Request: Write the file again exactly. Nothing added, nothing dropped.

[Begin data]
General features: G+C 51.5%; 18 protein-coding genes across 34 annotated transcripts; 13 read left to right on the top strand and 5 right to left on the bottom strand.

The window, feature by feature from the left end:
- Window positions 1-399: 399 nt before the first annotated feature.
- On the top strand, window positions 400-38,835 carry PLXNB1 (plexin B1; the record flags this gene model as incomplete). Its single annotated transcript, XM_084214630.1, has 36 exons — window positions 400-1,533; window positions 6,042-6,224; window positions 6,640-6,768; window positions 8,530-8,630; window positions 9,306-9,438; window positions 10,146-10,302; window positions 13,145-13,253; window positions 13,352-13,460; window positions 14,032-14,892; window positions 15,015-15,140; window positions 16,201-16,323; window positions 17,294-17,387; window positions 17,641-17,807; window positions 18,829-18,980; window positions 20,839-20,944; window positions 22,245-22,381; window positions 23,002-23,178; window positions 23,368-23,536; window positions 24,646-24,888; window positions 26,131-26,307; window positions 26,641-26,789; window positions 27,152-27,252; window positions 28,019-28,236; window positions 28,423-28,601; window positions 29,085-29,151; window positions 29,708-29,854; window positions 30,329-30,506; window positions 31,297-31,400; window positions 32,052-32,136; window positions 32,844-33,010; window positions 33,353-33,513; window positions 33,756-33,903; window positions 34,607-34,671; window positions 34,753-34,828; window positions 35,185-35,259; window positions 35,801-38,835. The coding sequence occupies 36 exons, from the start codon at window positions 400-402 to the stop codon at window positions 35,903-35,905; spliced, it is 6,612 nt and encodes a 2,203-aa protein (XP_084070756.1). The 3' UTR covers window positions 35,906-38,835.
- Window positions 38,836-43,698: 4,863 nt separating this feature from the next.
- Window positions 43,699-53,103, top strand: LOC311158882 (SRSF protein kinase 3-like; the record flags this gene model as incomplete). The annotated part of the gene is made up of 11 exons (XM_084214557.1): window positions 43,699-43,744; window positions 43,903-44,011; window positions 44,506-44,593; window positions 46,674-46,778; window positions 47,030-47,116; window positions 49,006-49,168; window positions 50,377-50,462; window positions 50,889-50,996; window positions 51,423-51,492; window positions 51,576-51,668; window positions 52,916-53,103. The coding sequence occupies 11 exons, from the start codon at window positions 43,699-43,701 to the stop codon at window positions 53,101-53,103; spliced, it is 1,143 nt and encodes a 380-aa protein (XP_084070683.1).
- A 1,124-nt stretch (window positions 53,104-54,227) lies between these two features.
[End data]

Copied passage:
General features: G+C 51.5%; 18 protein-coding genes across 34 annotated transcripts; 13 read left to right on the top strand and 5 right to left on the bottom strand.

The window, feature by feature from the left end:
- Window positions 1-399: 399 nt before the first annotated feature.
- On the top strand, window positions 400-38,835 carry PLXNB1 (plexin B1; the record flags this gene model as incomplete). Its single annotated transcript, XM_084214630.1, has 36 exons — window positions 400-1,533; window positions 6,042-6,224; window positions 6,640-6,768; window positions 8,530-8,630; window positions 9,306-9,438; window positions 10,146-10,302; window positions 13,145-13,253; window positions 13,352-13,460; window positions 14,032-14,892; window positions 15,015-15,140; window positions 16,201-16,323; window positions 17,294-17,387; window positions 17,641-17,807; window positions 18,829-18,980; window positions 20,839-20,944; window positions 22,245-22,381; window positions 23,002-23,178; window positions 23,368-23,536; window positions 24,646-24,888; window positions 26,131-26,307; window positions 26,641-26,789; window positions 27,152-27,252; window positions 28,019-28,236; window positions 28,423-28,601; window positions 29,085-29,151; window positions 29,708-29,854; window positions 30,329-30,506; window positions 31,297-31,400; window positions 32,052-32,136; window positions 32,844-33,010; window positions 33,353-33,513; window positions 33,756-33,903; window positions 34,607-34,671; window positions 34,753-34,828; window positions 35,185-35,259; window positions 35,801-38,835. The coding sequence occupies 36 exons, from the start codon at window positions 400-402 to the stop codon at window positions 35,903-35,905; spliced, it is 6,612 nt and encodes a 2,203-aa protein (XP_084070756.1). The 3' UTR covers window positions 35,906-38,835.
- Window positions 38,836-43,698: 4,863 nt separating this feature from the next.
- Window positions 43,699-53,103, top strand: LOC311158882 (SRSF protein kinase 3-like; the record flags this gene model as incomplete). The annotated part of the gene is made up of 11 exons (XM_084214557.1): window positions 43,699-43,744; window positions 43,903-44,011; window positions 44,506-44,593; window positions 46,674-46,778; window positions 47,030-47,116; window positions 49,006-49,168; window positions 50,377-50,462; window positions 50,889-50,996; window positions 51,423-51,492; window positions 51,576-51,668; window positions 52,916-53,103. The coding sequence occupies 11 exons, from the start codon at window positions 43,699-43,701 to the stop codon at window positions 53,101-53,103; spliced, it is 1,143 nt and encodes a 380-aa protein (XP_084070683.1).
- A 1,124-nt stretch (window positions 53,104-54,227) lies between these two features.